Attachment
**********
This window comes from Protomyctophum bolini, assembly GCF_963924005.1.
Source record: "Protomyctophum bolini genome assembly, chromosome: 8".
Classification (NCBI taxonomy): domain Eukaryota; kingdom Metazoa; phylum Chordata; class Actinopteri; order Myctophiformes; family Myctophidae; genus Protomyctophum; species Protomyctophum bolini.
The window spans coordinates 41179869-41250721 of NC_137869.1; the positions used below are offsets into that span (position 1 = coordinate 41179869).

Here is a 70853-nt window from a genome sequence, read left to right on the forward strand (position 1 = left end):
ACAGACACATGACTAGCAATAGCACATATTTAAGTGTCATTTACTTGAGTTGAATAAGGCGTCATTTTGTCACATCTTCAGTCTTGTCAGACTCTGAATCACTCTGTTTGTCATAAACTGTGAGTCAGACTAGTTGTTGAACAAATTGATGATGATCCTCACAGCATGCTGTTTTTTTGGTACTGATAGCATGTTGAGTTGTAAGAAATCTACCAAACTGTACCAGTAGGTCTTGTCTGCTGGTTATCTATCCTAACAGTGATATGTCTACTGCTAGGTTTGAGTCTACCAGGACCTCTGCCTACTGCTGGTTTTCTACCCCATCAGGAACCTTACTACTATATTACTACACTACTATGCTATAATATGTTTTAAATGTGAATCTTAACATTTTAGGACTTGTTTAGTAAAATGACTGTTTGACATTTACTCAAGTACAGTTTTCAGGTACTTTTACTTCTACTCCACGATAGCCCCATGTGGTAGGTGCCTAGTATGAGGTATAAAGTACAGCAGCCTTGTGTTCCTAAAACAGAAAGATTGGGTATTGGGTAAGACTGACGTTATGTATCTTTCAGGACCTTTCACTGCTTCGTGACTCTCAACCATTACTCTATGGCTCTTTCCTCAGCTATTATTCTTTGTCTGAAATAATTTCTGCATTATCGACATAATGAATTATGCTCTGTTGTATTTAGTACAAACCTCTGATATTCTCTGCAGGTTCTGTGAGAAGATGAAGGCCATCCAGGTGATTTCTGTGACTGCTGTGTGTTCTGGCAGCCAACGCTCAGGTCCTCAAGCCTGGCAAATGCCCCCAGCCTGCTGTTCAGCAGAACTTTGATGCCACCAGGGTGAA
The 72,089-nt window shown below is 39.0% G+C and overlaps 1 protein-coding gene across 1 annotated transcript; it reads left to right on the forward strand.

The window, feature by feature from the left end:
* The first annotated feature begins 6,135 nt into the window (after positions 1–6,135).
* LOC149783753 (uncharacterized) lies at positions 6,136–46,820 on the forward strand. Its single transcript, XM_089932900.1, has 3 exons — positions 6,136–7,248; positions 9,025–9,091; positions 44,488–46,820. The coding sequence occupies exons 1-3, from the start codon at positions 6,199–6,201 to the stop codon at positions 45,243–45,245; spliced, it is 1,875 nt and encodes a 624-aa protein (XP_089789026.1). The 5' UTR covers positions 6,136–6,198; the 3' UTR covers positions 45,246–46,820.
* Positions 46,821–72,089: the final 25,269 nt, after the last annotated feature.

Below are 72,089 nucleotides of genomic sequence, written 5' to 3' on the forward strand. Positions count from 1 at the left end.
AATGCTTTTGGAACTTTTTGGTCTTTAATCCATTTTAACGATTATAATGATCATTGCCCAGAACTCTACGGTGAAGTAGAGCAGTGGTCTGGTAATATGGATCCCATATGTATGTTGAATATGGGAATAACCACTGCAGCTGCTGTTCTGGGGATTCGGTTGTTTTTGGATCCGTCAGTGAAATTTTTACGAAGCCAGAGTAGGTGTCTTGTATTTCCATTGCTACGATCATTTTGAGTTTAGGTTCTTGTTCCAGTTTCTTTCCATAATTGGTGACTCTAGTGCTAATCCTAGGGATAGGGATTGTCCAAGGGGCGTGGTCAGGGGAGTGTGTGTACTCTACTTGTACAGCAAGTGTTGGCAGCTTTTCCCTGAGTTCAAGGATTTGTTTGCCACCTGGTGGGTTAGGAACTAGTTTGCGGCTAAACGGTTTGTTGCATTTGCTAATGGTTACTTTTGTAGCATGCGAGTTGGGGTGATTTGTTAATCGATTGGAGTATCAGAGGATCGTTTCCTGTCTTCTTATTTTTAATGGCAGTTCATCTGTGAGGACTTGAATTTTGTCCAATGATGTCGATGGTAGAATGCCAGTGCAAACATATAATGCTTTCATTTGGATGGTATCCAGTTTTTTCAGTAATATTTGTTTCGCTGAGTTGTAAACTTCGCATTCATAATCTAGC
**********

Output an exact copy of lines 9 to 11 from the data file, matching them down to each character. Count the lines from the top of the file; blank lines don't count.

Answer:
* The first annotated feature begins 6,135 nt into the window (after positions 1–6,135).
* LOC149783753 (uncharacterized) lies at positions 6,136–46,820 on the forward strand. Its single transcript, XM_089932900.1, has 3 exons — positions 6,136–7,248; positions 9,025–9,091; positions 44,488–46,820. The coding sequence occupies exons 1-3, from the start codon at positions 6,199–6,201 to the stop codon at positions 45,243–45,245; spliced, it is 1,875 nt and encodes a 624-aa protein (XP_089789026.1). The 5' UTR covers positions 6,136–6,198; the 3' UTR covers positions 45,246–46,820.
* Positions 46,821–72,089: the final 25,269 nt, after the last annotated feature.